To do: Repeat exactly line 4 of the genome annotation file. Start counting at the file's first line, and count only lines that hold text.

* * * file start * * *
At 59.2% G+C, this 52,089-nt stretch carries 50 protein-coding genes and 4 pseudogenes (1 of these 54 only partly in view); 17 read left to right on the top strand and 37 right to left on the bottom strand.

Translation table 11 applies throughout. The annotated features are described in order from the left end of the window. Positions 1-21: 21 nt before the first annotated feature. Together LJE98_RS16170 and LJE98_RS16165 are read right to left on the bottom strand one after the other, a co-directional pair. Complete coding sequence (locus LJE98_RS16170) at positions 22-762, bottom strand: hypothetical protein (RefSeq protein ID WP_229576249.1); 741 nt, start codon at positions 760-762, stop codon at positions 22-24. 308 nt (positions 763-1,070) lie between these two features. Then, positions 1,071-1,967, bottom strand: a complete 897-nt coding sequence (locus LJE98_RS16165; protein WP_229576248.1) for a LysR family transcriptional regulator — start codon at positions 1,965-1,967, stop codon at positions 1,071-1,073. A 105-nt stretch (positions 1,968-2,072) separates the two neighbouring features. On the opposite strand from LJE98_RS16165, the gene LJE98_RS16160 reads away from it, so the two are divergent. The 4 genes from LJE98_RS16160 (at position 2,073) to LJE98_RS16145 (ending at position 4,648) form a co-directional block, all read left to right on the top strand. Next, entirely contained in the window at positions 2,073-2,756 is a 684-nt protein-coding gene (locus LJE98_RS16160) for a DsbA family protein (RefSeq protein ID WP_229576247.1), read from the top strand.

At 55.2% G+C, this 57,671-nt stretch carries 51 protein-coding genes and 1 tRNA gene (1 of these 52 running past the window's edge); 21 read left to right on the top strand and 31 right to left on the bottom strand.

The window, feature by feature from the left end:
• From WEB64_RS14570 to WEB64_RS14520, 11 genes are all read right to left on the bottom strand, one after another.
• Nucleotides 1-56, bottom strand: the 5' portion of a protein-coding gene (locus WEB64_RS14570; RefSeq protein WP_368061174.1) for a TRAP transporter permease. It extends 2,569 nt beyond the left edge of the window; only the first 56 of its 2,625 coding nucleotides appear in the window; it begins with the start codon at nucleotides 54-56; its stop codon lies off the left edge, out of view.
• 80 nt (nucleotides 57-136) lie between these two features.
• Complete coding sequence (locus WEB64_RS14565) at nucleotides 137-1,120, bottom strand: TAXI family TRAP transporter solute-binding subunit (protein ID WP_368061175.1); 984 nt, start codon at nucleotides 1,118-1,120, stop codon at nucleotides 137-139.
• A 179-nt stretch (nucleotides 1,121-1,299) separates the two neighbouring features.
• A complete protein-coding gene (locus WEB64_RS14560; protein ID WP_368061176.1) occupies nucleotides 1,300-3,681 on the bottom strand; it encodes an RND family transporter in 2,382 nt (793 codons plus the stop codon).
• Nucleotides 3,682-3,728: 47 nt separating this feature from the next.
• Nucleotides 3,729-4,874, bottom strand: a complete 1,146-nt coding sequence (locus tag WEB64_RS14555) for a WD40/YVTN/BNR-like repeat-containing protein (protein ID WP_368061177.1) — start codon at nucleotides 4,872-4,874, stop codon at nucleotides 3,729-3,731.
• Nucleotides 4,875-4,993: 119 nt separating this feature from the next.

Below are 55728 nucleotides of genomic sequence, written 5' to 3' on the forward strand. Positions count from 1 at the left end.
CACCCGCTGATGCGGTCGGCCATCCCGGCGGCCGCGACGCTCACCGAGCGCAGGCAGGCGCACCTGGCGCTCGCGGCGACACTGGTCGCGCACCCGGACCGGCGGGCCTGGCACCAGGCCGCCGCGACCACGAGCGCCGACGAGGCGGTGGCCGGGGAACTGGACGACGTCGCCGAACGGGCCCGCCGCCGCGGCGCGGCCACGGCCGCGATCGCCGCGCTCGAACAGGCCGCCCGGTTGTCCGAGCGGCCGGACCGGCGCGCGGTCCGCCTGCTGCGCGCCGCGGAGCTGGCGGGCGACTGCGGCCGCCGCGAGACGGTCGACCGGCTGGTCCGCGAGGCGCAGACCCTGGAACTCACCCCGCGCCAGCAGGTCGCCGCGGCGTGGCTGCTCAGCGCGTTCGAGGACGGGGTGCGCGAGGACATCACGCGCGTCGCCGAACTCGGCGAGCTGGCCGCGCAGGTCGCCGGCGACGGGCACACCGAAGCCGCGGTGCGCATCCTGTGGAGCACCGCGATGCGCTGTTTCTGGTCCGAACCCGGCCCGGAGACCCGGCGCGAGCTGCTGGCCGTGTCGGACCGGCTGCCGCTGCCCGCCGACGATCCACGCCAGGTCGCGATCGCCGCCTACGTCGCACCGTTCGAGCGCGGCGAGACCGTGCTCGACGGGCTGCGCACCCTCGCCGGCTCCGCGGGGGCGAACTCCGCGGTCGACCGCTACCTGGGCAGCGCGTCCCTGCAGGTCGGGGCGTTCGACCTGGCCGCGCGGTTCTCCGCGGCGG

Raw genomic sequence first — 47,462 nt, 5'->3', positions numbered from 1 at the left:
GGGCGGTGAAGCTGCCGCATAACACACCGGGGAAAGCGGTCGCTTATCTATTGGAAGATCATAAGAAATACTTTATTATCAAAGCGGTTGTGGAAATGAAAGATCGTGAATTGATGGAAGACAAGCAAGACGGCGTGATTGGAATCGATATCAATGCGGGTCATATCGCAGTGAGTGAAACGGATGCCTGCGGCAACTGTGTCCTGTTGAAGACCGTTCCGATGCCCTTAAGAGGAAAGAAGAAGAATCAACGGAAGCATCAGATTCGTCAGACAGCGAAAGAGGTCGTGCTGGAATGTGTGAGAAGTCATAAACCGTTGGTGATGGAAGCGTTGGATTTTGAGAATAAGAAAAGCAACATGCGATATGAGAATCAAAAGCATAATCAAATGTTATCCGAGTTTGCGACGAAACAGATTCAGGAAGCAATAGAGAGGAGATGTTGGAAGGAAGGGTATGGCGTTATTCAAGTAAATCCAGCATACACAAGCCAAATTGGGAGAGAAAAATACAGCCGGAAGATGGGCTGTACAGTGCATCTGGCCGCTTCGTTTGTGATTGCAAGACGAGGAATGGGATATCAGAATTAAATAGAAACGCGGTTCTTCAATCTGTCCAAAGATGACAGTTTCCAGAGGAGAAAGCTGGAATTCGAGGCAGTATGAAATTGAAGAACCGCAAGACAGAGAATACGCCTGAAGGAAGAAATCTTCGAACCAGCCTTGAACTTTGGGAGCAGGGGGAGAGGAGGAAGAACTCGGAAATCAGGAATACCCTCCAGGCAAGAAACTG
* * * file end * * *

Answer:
The window, feature by feature from the left end: